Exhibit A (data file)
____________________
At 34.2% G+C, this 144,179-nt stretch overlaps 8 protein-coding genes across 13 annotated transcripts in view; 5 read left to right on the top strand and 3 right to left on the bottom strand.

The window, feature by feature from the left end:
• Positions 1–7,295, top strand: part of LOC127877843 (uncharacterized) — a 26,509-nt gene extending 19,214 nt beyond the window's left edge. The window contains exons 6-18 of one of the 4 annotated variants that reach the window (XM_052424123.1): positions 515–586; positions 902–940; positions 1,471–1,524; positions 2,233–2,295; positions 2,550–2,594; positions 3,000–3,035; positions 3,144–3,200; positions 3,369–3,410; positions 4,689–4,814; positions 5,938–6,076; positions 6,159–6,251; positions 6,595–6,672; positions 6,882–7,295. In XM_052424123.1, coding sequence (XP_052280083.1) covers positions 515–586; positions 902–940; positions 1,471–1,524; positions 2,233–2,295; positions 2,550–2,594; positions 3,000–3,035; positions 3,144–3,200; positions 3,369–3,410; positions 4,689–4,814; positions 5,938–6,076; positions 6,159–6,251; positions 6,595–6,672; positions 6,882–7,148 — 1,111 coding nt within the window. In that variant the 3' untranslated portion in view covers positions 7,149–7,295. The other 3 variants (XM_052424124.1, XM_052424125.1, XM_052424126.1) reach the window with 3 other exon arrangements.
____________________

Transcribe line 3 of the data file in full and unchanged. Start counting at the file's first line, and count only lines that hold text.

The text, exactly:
• Positions 1–7,295, top strand: part of LOC127877843 (uncharacterized) — a 26,509-nt gene extending 19,214 nt beyond the window's left edge. The window contains exons 6-18 of one of the 4 annotated variants that reach the window (XM_052424123.1): positions 515–586; positions 902–940; positions 1,471–1,524; positions 2,233–2,295; positions 2,550–2,594; positions 3,000–3,035; positions 3,144–3,200; positions 3,369–3,410; positions 4,689–4,814; positions 5,938–6,076; positions 6,159–6,251; positions 6,595–6,672; positions 6,882–7,295. In XM_052424123.1, coding sequence (XP_052280083.1) covers positions 515–586; positions 902–940; positions 1,471–1,524; positions 2,233–2,295; positions 2,550–2,594; positions 3,000–3,035; positions 3,144–3,200; positions 3,369–3,410; positions 4,689–4,814; positions 5,938–6,076; positions 6,159–6,251; positions 6,595–6,672; positions 6,882–7,148 — 1,111 coding nt within the window. In that variant the 3' untranslated portion in view covers positions 7,149–7,295. The other 3 variants (XM_052424124.1, XM_052424125.1, XM_052424126.1) reach the window with 3 other exon arrangements.